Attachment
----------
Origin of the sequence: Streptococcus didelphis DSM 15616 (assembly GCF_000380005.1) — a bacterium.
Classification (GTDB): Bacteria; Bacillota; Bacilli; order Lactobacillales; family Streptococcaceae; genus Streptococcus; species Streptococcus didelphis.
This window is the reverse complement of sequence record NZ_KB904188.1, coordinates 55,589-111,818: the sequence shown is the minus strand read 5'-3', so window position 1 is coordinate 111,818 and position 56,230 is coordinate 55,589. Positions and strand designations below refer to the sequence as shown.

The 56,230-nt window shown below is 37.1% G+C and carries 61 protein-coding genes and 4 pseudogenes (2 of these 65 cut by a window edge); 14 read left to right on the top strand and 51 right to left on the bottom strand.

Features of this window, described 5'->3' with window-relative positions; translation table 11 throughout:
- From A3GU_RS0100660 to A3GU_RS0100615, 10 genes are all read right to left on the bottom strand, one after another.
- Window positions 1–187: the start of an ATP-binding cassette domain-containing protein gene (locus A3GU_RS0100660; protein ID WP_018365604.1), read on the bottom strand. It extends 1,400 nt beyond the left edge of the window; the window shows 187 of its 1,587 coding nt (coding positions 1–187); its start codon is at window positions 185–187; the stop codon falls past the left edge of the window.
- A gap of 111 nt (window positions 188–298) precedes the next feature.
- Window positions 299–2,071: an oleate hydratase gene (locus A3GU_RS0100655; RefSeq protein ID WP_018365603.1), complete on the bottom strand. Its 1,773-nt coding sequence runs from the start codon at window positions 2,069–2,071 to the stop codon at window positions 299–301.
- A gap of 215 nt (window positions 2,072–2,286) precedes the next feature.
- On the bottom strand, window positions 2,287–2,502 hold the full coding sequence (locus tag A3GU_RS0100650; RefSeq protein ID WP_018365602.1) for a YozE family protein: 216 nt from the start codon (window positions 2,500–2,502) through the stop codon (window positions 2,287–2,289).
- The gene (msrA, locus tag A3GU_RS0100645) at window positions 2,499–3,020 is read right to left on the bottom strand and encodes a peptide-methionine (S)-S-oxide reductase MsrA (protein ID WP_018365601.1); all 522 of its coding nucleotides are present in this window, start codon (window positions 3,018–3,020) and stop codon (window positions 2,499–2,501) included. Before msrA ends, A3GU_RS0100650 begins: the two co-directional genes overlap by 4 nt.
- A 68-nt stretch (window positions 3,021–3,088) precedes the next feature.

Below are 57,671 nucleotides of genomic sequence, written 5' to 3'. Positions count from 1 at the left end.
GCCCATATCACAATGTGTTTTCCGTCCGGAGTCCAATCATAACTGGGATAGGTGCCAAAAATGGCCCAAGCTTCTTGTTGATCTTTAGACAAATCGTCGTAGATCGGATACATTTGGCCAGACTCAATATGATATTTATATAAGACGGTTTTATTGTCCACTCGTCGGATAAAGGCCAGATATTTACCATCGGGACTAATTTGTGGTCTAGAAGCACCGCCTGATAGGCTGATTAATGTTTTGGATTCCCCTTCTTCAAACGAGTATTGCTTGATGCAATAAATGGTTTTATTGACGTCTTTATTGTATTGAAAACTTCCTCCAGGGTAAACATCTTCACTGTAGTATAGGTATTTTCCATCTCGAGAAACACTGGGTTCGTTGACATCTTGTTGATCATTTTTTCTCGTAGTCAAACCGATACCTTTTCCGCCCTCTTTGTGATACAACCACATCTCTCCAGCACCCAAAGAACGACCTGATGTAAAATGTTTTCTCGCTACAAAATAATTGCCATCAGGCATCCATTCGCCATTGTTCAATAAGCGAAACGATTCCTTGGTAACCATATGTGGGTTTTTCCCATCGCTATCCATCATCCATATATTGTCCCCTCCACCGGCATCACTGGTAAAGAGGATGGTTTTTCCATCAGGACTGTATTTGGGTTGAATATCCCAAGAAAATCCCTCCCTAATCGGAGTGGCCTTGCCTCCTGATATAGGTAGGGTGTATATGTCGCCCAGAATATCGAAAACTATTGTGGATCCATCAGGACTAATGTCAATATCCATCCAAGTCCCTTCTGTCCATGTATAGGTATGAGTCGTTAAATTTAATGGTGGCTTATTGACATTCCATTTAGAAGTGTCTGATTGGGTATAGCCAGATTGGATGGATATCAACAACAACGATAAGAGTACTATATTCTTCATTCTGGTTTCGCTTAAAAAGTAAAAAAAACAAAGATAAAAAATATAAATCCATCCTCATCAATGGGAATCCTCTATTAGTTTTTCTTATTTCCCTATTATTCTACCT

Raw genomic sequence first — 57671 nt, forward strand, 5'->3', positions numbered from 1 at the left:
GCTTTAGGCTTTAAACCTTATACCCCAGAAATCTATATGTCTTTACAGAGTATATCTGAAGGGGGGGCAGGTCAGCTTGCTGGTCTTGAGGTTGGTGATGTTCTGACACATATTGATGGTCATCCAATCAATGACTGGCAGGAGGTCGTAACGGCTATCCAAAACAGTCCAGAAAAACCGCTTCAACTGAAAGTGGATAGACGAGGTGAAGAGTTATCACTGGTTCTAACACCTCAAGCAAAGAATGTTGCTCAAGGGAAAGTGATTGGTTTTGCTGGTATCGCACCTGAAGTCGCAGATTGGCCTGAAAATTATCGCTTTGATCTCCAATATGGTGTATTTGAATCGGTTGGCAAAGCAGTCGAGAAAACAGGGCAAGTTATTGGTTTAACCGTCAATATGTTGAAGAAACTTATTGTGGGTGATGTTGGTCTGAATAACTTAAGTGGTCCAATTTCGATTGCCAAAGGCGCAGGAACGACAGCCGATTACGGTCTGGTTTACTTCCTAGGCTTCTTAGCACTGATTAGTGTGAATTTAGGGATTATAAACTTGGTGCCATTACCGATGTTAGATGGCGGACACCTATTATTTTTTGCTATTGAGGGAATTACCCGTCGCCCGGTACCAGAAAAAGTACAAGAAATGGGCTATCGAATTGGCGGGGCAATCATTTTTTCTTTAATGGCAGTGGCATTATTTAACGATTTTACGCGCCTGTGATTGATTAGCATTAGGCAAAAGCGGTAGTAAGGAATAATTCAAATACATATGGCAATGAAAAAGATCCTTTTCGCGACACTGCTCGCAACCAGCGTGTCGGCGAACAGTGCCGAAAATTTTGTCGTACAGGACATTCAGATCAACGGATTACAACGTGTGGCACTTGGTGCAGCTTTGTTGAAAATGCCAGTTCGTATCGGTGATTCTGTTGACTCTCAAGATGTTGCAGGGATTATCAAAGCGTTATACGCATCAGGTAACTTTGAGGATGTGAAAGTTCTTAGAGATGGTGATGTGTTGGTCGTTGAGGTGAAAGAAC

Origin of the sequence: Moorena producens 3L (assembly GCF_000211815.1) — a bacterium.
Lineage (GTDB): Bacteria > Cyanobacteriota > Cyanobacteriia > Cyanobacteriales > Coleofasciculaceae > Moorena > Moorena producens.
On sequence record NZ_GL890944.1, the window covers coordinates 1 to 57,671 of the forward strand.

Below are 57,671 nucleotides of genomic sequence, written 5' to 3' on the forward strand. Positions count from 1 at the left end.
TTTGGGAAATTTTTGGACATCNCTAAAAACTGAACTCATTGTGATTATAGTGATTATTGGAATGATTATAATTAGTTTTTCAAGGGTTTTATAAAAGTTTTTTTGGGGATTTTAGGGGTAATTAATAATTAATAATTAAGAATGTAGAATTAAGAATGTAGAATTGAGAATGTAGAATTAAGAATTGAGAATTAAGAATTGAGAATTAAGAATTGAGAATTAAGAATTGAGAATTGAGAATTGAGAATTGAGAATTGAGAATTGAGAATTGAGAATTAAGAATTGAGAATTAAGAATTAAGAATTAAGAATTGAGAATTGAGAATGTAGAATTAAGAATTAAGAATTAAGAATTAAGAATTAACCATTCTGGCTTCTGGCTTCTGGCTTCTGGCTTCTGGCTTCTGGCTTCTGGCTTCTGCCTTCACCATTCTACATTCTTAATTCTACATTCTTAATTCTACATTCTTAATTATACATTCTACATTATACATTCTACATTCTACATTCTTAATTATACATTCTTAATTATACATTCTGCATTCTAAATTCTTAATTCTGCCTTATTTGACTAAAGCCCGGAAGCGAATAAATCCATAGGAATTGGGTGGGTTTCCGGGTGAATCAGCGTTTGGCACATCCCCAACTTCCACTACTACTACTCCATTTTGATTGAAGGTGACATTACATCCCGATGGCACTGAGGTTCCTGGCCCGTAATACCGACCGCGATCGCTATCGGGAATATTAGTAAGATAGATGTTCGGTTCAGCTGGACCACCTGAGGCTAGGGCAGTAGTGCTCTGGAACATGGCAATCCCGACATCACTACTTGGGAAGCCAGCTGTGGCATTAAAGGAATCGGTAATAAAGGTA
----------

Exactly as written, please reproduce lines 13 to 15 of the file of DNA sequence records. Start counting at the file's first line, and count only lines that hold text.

- A 68-nt stretch (window positions 3,021–3,088) precedes the next feature.

Below are 57,671 nucleotides of genomic sequence, written 5' to 3'. Positions count from 1 at the left end.
GCCCATATCACAATGTGTTTTCCGTCCGGAGTCCAATCATAACTGGGATAGGTGCCAAAAATGGCCCAAGCTTCTTGTTGATCTTTAGACAAATCGTCGTAGATCGGATACATTTGGCCAGACTCAATATGATATTTATATAAGACGGTTTTATTGTCCACTCGTCGGATAAAGGCCAGATATTTACCATCGGGACTAATTTGTGGTCTAGAAGCACCGCCTGATAGGCTGATTAATGTTTTGGATTCCCCTTCTTCAAACGAGTATTGCTTGATGCAATAAATGGTTTTATTGACGTCTTTATTGTATTGAAAACTTCCTCCAGGGTAAACATCTTCACTGTAGTATAGGTATTTTCCATCTCGAGAAACACTGGGTTCGTTGACATCTTGTTGATCATTTTTTCTCGTAGTCAAACCGATACCTTTTCCGCCCTCTTTGTGATACAACCACATCTCTCCAGCACCCAAAGAACGACCTGATGTAAAATGTTTTCTCGCTACAAAATAATTGCCATCAGGCATCCATTCGCCATTGTTCAATAAGCGAAACGATTCCTTGGTAACCATATGTGGGTTTTTCCCATCGCTATCCATCATCCATATATTGTCCCCTCCACCGGCATCACTGGTAAAGAGGATGGTTTTTCCATCAGGACTGTATTTGGGTTGAATATCCCAAGAAAATCCCTCCCTAATCGGAGTGGCCTTGCCTCCTGATATAGGTAGGGTGTATATGTCGCCCAGAATATCGAAAACTATTGTGGATCCATCAGGACTAATGTCAATATCCATCCAAGTCCCTTCTGTCCATGTATAGGTATGAGTCGTTAAATTTAATGGTGGCTTATTGACATTCCATTTAGAAGTGTCTGATTGGGTATAGCCAGATTGGATGGATATCAACAACAACGATAAGAGTACTATATTCTTCATTCTGGTTTCGCTTAAAAAGTAAAAAAAACAAAGATAAAAAATATAAATCCATCCTCATCAATGGGAATCCTCTATTAGTTTTTCTTATTTCCCTATTATTCTACCT